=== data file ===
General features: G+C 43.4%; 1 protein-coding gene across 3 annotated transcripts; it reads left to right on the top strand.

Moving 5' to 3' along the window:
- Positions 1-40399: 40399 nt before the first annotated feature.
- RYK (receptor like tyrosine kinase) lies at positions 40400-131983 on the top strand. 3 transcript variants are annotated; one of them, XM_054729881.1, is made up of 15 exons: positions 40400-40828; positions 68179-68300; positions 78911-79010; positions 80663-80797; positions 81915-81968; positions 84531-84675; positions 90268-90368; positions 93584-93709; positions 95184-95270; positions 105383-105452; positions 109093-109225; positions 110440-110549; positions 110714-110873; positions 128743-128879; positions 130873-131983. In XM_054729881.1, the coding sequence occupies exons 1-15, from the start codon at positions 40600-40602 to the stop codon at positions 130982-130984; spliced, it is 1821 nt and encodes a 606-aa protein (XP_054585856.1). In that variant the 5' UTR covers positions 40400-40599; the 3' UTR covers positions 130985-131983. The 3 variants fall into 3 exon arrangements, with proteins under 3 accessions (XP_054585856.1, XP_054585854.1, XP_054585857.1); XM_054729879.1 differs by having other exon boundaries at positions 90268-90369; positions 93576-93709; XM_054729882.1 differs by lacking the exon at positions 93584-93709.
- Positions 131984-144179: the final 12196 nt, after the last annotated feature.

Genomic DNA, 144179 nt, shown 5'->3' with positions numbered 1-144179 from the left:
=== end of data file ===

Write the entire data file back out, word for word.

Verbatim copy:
General features: G+C 43.4%; 1 protein-coding gene across 3 annotated transcripts; it reads left to right on the top strand.

Moving 5' to 3' along the window:
- Positions 1-40399: 40399 nt before the first annotated feature.
- RYK (receptor like tyrosine kinase) lies at positions 40400-131983 on the top strand. 3 transcript variants are annotated; one of them, XM_054729881.1, is made up of 15 exons: positions 40400-40828; positions 68179-68300; positions 78911-79010; positions 80663-80797; positions 81915-81968; positions 84531-84675; positions 90268-90368; positions 93584-93709; positions 95184-95270; positions 105383-105452; positions 109093-109225; positions 110440-110549; positions 110714-110873; positions 128743-128879; positions 130873-131983. In XM_054729881.1, the coding sequence occupies exons 1-15, from the start codon at positions 40600-40602 to the stop codon at positions 130982-130984; spliced, it is 1821 nt and encodes a 606-aa protein (XP_054585856.1). In that variant the 5' UTR covers positions 40400-40599; the 3' UTR covers positions 130985-131983. The 3 variants fall into 3 exon arrangements, with proteins under 3 accessions (XP_054585856.1, XP_054585854.1, XP_054585857.1); XM_054729879.1 differs by having other exon boundaries at positions 90268-90369; positions 93576-93709; XM_054729882.1 differs by lacking the exon at positions 93584-93709.
- Positions 131984-144179: the final 12196 nt, after the last annotated feature.

Genomic DNA, 144179 nt, shown 5'->3' with positions numbered 1-144179 from the left: